For Toys R Us, that would mean doing $100-$120 million in sales at the Times Square location. I can see that as a realistic number. But to pay $52 million, they would need to do half-a-billion in sales, over $24,000/sq ft. Even Apple couldn’t do that much in that space.

The 10-12% occupancy cost is a benchmark I use when talking to retailers about locations. Yes, you might pay a little more for a better location, but you should expect a little more in traffic and better clientele. Yes you can find locations cheaper, but you might have to pay a little more in advertising to draw traffic to your store.

But occupancy cost is only half of the equation. Here is one other number I want you to look at.

How much are you paying yourself?

Take your salary (you are paying yourself a salary, right?) and your net profit for the year. Add those two numbers together. Who made more, you or your landlord?

If you made more than your landlord (or even the same), pat yourself on the back. You are self-employed and running a smart business (as long as you’re paying yourself something, and not just reinvesting every dollar back into the business.)

If your landlord made more than you, something needs to change. You aren’t working for yourself. You’re working for him. Better for you to close shop, buy the building, and rent it to some other poor sap willing to pay you to keep their hobby afloat.

I know that sounds harsh, but it is a reality of business. If you aren’t making as much as your landlord, something needs to change. You need to sell more. You need to increase margins. You need to find a cheaper location. Something.

Or you can just accept that your business is simply a hobby and treat it as such.

I want you to make money. That’s the only reason I bring this up.

-Phil Wrzesinski
www.PhilsForum.com

PS Before you go lambasting me because your numbers don’t match, I fully understand that your industry may be completely different. If you belong to a trade organization, see if they have done any benchmark surveys to give you an accurate picture for your industry. Before you waste your breath on all the reasons why you aren’t making as much as the landlord (the only valid one being you are still in start-up phase), this isn’t about me. It is about you. I want you to be successfully self-employed. The landlords are already making too much. You should, too.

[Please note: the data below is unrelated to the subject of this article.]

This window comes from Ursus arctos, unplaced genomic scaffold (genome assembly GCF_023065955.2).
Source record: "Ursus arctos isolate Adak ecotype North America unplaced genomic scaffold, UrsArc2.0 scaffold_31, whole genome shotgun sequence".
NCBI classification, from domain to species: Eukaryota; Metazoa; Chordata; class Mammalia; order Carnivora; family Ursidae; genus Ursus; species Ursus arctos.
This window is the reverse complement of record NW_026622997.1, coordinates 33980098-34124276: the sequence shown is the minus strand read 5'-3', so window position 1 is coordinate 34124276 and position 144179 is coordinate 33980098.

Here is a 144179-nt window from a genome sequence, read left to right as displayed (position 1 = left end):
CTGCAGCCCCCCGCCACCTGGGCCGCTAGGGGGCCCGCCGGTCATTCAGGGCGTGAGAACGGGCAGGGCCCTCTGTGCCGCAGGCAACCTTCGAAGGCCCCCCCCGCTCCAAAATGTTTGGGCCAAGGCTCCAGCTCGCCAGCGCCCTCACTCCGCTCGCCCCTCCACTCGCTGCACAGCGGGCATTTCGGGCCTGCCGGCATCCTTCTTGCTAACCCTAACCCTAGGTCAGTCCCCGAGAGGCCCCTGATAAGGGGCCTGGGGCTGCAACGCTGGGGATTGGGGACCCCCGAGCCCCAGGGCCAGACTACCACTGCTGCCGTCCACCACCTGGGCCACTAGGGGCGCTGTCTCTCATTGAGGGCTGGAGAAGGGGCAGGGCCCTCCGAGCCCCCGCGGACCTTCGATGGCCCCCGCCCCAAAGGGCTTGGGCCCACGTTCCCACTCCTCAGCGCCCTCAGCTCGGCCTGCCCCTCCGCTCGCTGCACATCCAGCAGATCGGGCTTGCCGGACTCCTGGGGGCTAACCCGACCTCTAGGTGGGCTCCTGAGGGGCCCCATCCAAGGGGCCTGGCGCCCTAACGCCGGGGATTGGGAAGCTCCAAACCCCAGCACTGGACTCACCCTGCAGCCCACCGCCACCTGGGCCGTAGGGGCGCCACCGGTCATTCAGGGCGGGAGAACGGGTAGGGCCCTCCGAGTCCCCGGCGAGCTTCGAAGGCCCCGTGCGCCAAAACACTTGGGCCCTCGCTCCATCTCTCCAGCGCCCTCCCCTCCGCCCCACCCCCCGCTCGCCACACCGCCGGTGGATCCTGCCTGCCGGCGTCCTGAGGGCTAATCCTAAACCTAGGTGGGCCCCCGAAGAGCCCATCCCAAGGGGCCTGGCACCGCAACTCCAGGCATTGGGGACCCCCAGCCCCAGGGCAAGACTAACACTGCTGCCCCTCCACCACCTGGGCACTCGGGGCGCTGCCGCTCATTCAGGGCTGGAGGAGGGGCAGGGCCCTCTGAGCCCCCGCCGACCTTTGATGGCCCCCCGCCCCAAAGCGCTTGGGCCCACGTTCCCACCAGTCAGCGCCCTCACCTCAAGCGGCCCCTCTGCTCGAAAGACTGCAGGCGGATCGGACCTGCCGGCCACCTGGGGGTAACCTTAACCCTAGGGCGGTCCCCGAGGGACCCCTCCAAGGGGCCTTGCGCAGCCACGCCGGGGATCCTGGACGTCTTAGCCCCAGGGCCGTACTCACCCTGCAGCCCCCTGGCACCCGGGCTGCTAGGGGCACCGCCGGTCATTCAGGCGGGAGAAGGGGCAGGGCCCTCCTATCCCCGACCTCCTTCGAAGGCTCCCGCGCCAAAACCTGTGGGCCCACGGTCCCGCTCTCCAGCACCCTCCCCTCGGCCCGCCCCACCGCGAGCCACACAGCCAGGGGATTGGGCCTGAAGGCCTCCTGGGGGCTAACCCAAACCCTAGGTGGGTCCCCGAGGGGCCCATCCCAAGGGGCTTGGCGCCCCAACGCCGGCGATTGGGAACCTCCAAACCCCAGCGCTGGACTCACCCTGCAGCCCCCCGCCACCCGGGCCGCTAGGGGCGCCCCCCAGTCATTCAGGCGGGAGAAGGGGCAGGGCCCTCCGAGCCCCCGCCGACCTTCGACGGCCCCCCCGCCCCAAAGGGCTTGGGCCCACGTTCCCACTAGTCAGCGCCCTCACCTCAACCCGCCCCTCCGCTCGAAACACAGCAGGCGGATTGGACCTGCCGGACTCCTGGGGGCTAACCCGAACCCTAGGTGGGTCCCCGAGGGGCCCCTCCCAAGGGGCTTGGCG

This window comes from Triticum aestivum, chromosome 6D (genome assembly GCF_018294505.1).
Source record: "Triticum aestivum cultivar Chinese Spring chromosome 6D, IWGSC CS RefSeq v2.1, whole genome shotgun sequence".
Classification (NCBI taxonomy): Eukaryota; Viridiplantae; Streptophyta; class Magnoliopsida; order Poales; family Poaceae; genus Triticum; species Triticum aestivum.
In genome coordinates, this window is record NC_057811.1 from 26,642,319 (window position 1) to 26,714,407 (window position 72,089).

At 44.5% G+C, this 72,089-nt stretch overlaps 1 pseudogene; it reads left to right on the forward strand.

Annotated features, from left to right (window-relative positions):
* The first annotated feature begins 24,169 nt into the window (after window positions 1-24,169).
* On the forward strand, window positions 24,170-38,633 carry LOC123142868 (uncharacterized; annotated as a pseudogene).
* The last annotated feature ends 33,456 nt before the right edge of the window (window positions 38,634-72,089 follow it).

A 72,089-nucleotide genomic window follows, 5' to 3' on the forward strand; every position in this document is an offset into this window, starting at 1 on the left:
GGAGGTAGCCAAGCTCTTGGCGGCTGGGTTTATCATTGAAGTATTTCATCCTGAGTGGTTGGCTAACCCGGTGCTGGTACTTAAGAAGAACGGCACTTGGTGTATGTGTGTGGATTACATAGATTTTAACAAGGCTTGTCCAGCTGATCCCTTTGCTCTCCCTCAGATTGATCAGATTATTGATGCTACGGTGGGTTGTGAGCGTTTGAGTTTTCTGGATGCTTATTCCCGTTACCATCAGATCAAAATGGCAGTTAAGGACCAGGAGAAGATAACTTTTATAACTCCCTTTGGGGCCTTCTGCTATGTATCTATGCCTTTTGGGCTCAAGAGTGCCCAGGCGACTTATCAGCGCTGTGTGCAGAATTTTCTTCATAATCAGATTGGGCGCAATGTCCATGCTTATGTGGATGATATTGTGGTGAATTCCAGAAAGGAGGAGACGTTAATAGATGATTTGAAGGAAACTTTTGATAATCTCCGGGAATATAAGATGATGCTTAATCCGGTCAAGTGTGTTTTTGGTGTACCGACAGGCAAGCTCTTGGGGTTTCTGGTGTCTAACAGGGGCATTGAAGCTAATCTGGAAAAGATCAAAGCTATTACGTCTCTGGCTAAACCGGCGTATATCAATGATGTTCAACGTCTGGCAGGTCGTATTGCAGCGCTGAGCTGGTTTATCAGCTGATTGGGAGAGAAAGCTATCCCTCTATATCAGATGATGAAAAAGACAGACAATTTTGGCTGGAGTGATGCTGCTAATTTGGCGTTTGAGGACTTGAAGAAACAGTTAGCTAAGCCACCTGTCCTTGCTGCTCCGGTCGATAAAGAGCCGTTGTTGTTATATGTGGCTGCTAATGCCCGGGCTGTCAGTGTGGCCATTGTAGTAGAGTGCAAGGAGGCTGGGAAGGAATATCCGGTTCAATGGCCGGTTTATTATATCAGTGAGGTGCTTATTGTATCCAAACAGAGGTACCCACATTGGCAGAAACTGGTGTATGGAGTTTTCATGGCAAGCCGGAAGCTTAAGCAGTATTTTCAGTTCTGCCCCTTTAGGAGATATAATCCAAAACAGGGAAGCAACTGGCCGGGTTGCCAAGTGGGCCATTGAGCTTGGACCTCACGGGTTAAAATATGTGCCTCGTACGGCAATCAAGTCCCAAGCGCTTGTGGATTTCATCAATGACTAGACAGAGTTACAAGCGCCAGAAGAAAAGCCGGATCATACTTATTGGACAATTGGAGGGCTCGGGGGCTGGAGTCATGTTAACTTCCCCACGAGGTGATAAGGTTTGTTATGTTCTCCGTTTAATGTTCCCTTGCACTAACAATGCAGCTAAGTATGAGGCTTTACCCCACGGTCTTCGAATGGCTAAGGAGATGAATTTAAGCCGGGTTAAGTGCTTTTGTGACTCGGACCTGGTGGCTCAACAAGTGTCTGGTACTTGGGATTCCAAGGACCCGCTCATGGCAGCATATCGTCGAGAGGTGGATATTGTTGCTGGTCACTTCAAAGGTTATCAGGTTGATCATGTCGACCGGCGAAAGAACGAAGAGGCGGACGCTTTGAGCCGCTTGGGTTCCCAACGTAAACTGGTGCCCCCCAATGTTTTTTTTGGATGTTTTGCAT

PPS I’ll put my thoughts why you should pay yourself a salary and whether it is better to own or rent in future posts.

Good Idea, Poor Execution

I need new tires for my vehicle. I’ve been through this process before. It used to be easy. I had a downtown Goodyear Tire place. I went there. Supported my fellow downtown business. They always took care of me. Knew me on a first-name basis. It was only two blocks from Toy House. No worries.

They’re closed now.

Image result for goodyear assurance tripletred all-seasonSo I did what a lot of people do these days. I went online.

Let’s face it. Tires are scary. There are so many different makes and models. Each vehicle has its own requirements. Without trust between buyer and seller, it is easy to feel afraid of being ripped off. I wanted to know more about tires before I set foot in a store. I wanted to research different models, check prices (last time I got tires there was a $250 difference between the tires I got and a couple other places offering the same tire), and be prepared.

I’ve always been a fan of Goodyear, probably because of the Goodyear store downtown, probably because there used to be a Goodyear plant in Jackson that spent a lot of money at Toy House both as a company and the individuals that worked there. I found myself on the Goodyear website comparing different models the right size and style for my vehicle.

The website was good. It had side-by-side comparisons, reviews and ratings, plus all the specs like warranty, fuel-efficiency, season, comfort, etc. I narrowed it down to a couple choices and felt a whole lot smarter.

GOOD IDEA

Then the website took it a step farther. I had the ability right then and there to purchase the tires online and have them installed locally. Before I clicked, however, I went to a few local tire place websites to compare prices. No one had the tire I wanted as an offering, but their pricing on the other Goodyear tires was similar to the Goodyear site. I felt a little more confident that I was getting a fair deal.

The good idea at Goodyear was to get the purchase right away. Don’t let me go to a local shop and have them sell me on some other brand. When I clicked on the purchase button, it then gave me a choice of shops in the area where I could get those tires installed. Even better! I knew most of them, but didn’t have a relationship with any of them, so I chose the place closest to my home.